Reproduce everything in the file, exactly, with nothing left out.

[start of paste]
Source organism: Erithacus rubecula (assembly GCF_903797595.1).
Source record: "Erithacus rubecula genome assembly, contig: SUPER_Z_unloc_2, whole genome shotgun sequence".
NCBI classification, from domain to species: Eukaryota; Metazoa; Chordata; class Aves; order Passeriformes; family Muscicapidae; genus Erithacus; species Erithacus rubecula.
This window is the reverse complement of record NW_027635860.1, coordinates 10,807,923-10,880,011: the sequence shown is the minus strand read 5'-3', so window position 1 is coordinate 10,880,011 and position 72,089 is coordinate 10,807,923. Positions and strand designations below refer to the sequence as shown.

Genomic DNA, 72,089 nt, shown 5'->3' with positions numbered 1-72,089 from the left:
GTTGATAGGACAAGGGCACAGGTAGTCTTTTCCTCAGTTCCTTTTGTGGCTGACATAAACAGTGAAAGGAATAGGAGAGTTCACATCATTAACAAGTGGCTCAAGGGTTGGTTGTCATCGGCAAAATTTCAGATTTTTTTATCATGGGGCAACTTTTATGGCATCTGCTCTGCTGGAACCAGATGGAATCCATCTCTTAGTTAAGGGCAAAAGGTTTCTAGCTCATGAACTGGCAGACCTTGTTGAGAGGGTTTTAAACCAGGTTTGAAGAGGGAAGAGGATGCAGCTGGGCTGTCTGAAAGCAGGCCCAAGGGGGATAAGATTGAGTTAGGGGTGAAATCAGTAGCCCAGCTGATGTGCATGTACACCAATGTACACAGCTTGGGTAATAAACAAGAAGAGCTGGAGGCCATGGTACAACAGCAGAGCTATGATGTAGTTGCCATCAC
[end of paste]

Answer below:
Source organism: Erithacus rubecula (assembly GCF_903797595.1).
Source record: "Erithacus rubecula genome assembly, contig: SUPER_Z_unloc_2, whole genome shotgun sequence".
NCBI classification, from domain to species: Eukaryota; Metazoa; Chordata; class Aves; order Passeriformes; family Muscicapidae; genus Erithacus; species Erithacus rubecula.
This window is the reverse complement of record NW_027635860.1, coordinates 10,807,923-10,880,011: the sequence shown is the minus strand read 5'-3', so window position 1 is coordinate 10,880,011 and position 72,089 is coordinate 10,807,923. Positions and strand designations below refer to the sequence as shown.

Genomic DNA, 72,089 nt, shown 5'->3' with positions numbered 1-72,089 from the left:
GTTGATAGGACAAGGGCACAGGTAGTCTTTTCCTCAGTTCCTTTTGTGGCTGACATAAACAGTGAAAGGAATAGGAGAGTTCACATCATTAACAAGTGGCTCAAGGGTTGGTTGTCATCGGCAAAATTTCAGATTTTTTTATCATGGGGCAACTTTTATGGCATCTGCTCTGCTGGAACCAGATGGAATCCATCTCTTAGTTAAGGGCAAAAGGTTTCTAGCTCATGAACTGGCAGACCTTGTTGAGAGGGTTTTAAACCAGGTTTGAAGAGGGAAGAGGATGCAGCTGGGCTGTCTGAAAGCAGGCCCAAGGGGGATAAGATTGAGTTAGGGGTGAAATCAGTAGCCCAGCTGATGTGCATGTACACCAATGTACACAGCTTGGGTAATAAACAAGAAGAGCTGGAGGCCATGGTACAACAGCAGAGCTATGATGTAGTTGCCATCAC